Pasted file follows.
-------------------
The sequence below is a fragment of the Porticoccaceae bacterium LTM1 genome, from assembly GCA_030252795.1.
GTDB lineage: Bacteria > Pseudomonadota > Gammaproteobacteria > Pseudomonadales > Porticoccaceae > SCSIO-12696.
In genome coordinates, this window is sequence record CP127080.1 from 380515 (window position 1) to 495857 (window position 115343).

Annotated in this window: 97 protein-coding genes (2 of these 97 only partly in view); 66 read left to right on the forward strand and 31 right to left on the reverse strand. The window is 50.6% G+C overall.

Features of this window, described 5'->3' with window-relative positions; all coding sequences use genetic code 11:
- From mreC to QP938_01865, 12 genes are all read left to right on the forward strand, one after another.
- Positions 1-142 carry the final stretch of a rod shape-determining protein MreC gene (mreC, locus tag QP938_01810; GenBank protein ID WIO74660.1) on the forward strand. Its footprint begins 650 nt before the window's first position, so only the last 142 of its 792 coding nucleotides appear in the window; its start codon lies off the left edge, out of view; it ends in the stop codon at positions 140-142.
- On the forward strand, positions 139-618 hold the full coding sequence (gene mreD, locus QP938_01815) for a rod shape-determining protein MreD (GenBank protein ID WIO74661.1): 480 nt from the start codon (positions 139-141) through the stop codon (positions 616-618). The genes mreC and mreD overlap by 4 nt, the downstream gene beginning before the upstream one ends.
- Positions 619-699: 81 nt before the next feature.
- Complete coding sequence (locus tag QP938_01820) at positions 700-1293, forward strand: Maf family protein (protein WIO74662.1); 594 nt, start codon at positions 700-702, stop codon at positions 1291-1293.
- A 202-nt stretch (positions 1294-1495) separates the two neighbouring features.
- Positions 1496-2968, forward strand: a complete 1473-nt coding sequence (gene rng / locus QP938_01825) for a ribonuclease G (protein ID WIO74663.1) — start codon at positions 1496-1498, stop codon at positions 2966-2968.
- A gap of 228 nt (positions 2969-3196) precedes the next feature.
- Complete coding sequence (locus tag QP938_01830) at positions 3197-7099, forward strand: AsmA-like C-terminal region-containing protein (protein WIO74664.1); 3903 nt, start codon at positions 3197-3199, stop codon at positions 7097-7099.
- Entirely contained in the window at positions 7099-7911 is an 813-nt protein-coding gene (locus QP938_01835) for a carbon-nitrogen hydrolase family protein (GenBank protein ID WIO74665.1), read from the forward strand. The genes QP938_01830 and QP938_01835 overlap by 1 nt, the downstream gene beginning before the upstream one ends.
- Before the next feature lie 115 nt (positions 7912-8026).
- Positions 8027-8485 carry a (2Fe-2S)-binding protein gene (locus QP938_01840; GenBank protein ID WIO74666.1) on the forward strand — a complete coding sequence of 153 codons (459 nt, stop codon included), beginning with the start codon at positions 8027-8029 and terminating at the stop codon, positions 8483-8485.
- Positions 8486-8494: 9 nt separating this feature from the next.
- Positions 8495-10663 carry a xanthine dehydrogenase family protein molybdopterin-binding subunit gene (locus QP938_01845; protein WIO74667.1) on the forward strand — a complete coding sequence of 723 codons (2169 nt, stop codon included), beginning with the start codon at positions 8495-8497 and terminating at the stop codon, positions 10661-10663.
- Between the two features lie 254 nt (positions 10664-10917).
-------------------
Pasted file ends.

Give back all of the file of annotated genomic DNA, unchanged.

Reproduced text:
The sequence below is a fragment of the Porticoccaceae bacterium LTM1 genome, from assembly GCA_030252795.1.
GTDB lineage: Bacteria > Pseudomonadota > Gammaproteobacteria > Pseudomonadales > Porticoccaceae > SCSIO-12696.
In genome coordinates, this window is sequence record CP127080.1 from 380515 (window position 1) to 495857 (window position 115343).

Annotated in this window: 97 protein-coding genes (2 of these 97 only partly in view); 66 read left to right on the forward strand and 31 right to left on the reverse strand. The window is 50.6% G+C overall.

Features of this window, described 5'->3' with window-relative positions; all coding sequences use genetic code 11:
- From mreC to QP938_01865, 12 genes are all read left to right on the forward strand, one after another.
- Positions 1-142 carry the final stretch of a rod shape-determining protein MreC gene (mreC, locus tag QP938_01810; GenBank protein ID WIO74660.1) on the forward strand. Its footprint begins 650 nt before the window's first position, so only the last 142 of its 792 coding nucleotides appear in the window; its start codon lies off the left edge, out of view; it ends in the stop codon at positions 140-142.
- On the forward strand, positions 139-618 hold the full coding sequence (gene mreD, locus QP938_01815) for a rod shape-determining protein MreD (GenBank protein ID WIO74661.1): 480 nt from the start codon (positions 139-141) through the stop codon (positions 616-618). The genes mreC and mreD overlap by 4 nt, the downstream gene beginning before the upstream one ends.
- Positions 619-699: 81 nt before the next feature.
- Complete coding sequence (locus tag QP938_01820) at positions 700-1293, forward strand: Maf family protein (protein WIO74662.1); 594 nt, start codon at positions 700-702, stop codon at positions 1291-1293.
- A 202-nt stretch (positions 1294-1495) separates the two neighbouring features.
- Positions 1496-2968, forward strand: a complete 1473-nt coding sequence (gene rng / locus QP938_01825) for a ribonuclease G (protein ID WIO74663.1) — start codon at positions 1496-1498, stop codon at positions 2966-2968.
- A gap of 228 nt (positions 2969-3196) precedes the next feature.
- Complete coding sequence (locus tag QP938_01830) at positions 3197-7099, forward strand: AsmA-like C-terminal region-containing protein (protein WIO74664.1); 3903 nt, start codon at positions 3197-3199, stop codon at positions 7097-7099.
- Entirely contained in the window at positions 7099-7911 is an 813-nt protein-coding gene (locus QP938_01835) for a carbon-nitrogen hydrolase family protein (GenBank protein ID WIO74665.1), read from the forward strand. The genes QP938_01830 and QP938_01835 overlap by 1 nt, the downstream gene beginning before the upstream one ends.
- Before the next feature lie 115 nt (positions 7912-8026).
- Positions 8027-8485 carry a (2Fe-2S)-binding protein gene (locus QP938_01840; GenBank protein ID WIO74666.1) on the forward strand — a complete coding sequence of 153 codons (459 nt, stop codon included), beginning with the start codon at positions 8027-8029 and terminating at the stop codon, positions 8483-8485.
- Positions 8486-8494: 9 nt separating this feature from the next.
- Positions 8495-10663 carry a xanthine dehydrogenase family protein molybdopterin-binding subunit gene (locus QP938_01845; protein WIO74667.1) on the forward strand — a complete coding sequence of 723 codons (2169 nt, stop codon included), beginning with the start codon at positions 8495-8497 and terminating at the stop codon, positions 10661-10663.
- Between the two features lie 254 nt (positions 10664-10917).